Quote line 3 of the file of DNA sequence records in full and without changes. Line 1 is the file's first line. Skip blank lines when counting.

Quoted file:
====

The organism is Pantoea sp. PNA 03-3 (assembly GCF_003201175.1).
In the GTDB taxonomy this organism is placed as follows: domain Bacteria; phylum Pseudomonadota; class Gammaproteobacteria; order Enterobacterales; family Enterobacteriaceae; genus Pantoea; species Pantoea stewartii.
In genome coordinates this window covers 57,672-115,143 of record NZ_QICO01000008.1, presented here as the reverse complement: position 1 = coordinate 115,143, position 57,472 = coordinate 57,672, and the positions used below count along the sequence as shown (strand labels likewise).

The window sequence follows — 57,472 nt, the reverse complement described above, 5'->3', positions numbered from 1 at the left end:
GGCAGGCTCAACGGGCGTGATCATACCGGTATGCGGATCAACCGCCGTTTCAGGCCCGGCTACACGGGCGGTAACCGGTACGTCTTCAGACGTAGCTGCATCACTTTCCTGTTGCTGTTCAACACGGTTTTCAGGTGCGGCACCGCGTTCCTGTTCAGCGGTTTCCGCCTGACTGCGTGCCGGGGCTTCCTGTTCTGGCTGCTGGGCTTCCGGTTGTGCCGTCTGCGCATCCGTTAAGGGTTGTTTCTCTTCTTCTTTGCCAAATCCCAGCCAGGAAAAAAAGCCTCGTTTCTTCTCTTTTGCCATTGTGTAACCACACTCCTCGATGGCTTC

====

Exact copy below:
In genome coordinates this window covers 57,672-115,143 of record NZ_QICO01000008.1, presented here as the reverse complement: position 1 = coordinate 115,143, position 57,472 = coordinate 57,672, and the positions used below count along the sequence as shown (strand labels likewise).